Carmen Gordon: The Inward Significance

“Humility”, 10.5×8.5, Oil, by Carmen Drake Gordon, Private Collection. Winner of Best of Show at the 2021 NOAPS Best of America Small Works National Juried Exhibition, Private Collection.

The emotion in this winning painting by Carmen Drake Gordon is palpable. The delicate rendering speaks softly, quietly, strongly. It is first a depiction of emotion, secondly a portrait. The expression is understood at once, whether the interpretation is sadness, wonder, questioning, or prayerful. It is understood by all, each in our own way; and undeniably a masterful painting.

Carmen Drake Gordon has been an artist from her very first memories. Working as a student teacher at The Academy of Classical Design, she developed a strong foundation in drawing and art history. From there she shared a studio with Paul S. Brown, “who mentored me and taught me how to see color and paint.” Along with other workshops, she has also been mentored by Michael Klein and Louis Carr, who helped guide her with both art and galleries.

“Rusty Enamel and Violets”, 18×30, Oil, Private Collection

Many artists have provided inspiration for the sensitive and delicate technique Gordon has achieved. For her still life and floral work, masters such as Fantin-Latour, Victoria Duboug and Rachel Ruysch along with contemporary artists Klein, Claudio Bravo, Henk Helmantel, Katie Whipple and Kathleen Speranza were influential. For her portrait work, she has studied the work of Colleen Barry, Will St. John and Alex Venezia.

“Dandelions”, 15.5×13.5, Oil, Private Collection

Gordon has chiefly focused on Still Life, which was the core of her training. She has recently turned to portraits and figures, a goal since the beginning of her career. Her main medium is oil, however she also works with charcoal and graphite. Often her paintings begin with a quick sketch, or at times and depending on the subject matter, she will compose a completed drawing for the painting. Very often the painting begins with the drawing directly on the support, done in raw umber.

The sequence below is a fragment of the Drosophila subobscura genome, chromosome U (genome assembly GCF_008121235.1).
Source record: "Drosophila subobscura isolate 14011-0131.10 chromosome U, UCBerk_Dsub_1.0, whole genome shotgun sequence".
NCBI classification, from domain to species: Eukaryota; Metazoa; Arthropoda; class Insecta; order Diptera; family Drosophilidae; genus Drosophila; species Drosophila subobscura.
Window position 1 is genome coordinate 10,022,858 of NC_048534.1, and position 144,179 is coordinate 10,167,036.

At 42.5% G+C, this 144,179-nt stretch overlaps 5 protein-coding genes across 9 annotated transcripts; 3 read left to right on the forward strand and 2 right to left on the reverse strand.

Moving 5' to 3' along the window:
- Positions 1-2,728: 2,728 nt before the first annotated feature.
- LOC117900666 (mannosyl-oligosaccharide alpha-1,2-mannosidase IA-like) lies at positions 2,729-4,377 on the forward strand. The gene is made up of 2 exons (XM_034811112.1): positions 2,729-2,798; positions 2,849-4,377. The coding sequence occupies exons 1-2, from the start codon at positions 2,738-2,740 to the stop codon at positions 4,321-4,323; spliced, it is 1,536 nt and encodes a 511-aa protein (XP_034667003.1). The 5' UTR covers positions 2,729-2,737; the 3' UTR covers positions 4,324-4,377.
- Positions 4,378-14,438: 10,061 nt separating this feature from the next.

Inspiration for her work comes from that which surrounds her; her farm, the roadside flowers or “time worn antiques…that stir my imagination into the past. There’s a sense of calm or oneness.” Her portraits are often inspired by the “emotion that the religious or allegorical work the masters would produce. I look to recreate this emotion and use antique clothing to inspire my stories.”

“Self Portrait”, 9×12, Oil, Collection of the Artist

Gordon uses a traditional palette of Raw Umber, Burnt Umber, Ivory Black, Ultramarine Blue, Brunt Sienna, Alizarin Crimson, Chinese Vermillion, French Vermillion, Cadmium Red, Cadmium Yellow, Yellow Ochre, Raw Sienna, and Lead White. With an assortment of brushes, she paints on an aluminum composite panel which she prepares herself.

“Nasturiums”, 24×18, Oil, Private Collection.

Living on a farm, her day begins by tending to her animals and garden. This time spent in nature serves to bring joy and calmness, essential to her creative process. “If I am painting flowers, I will spend some time gathering them from my gardens, fields or nearby roadside ditches. Sometimes I will spend some time in my library searching for answers and inspiration”.

“Forsaken”, 23×48, Oil, Collection of the Artist.

Carmen Gordon has always aspired to be an artist, and her greatest accomplishment is the realization of that dream. Her strong foundation in drawing has allowed her to express the ideas and emotions that inspire her paintings; “It (drawing) is the foundation of the work, and then all the rest comes in play…and with regards to the rest, I think of a quote by Aristotle, ‘The aim of art is to represent not the outward appearance of things, but their inward significance’.

To see more of Carmen Drake Gordon’s work visit her website at http://www.carmendrakefineart.com.

Her work is represented by Collins Galleries, Orleans, MA, and SugarLift, NY, NY.

To see the paintings from the 2021 NOAPS Best of America Small Works Exhibition, visit www.noaps.org

Written by Patricia Tribastone NOAPS Blog Director

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